Using logic models in a community-based agricultural injury prevention project.

Deborah Helitzer, Cathleen Willging, Gary Hathorn, Jeannie Benally

Research output: Contribution to journalArticlepeer-review

8 Scopus citations


The National Institute for Occupational Safety and Health has long promoted the logic model as a useful tool in an evaluator's portfolio. Because a logic model supports a systematic approach to designing interventions, it is equally useful for program planners. Undertaken with community stakeholders, a logic model process articulates the underlying foundations of a particular programmatic effort and enhances program design and evaluation. Most often presented as sequenced diagrams or flow charts, logic models demonstrate relationships among the following components: statement of a problem, various causal and mitigating factors related to that problem, available resources to address the problem, theoretical foundations of the selected intervention, intervention goals and planned activities, and anticipated short- and long-term outcomes. This article describes a case example of how a logic model process was used to help community stakeholders on the Navajo Nation conceive, design, implement, and evaluate agricultural injury prevention projects.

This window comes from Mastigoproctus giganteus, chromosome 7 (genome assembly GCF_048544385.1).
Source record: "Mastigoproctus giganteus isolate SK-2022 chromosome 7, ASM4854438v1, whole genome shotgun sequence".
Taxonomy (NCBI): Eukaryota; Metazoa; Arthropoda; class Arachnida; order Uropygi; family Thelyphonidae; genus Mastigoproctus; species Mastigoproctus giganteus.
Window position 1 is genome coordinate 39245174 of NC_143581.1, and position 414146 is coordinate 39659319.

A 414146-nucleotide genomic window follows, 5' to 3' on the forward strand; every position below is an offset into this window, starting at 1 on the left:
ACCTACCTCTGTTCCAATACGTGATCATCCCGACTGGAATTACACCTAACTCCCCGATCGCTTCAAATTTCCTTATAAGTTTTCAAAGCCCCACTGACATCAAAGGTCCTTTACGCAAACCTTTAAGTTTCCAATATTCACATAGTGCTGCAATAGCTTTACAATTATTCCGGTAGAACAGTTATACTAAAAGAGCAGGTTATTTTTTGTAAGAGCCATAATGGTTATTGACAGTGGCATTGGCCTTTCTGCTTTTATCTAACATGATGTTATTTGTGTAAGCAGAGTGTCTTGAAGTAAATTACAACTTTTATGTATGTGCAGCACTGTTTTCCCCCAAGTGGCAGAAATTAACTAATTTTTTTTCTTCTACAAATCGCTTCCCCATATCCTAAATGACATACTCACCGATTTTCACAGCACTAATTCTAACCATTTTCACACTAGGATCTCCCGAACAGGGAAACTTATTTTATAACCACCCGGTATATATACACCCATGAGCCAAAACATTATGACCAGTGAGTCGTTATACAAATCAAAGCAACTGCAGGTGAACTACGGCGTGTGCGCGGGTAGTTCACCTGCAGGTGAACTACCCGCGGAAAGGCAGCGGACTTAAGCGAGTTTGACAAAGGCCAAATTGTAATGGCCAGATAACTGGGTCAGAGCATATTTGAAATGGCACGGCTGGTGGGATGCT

Original languageEnglish (US)
Pages (from-to)63-73
Number of pages11
JournalPublic health reports (Washington, D.C. : 1974)
Volume124 Suppl 1
StatePublished - 2009
Externally publishedYes

ASJC Scopus subject areas

  • Public Health, Environmental and Occupational Health


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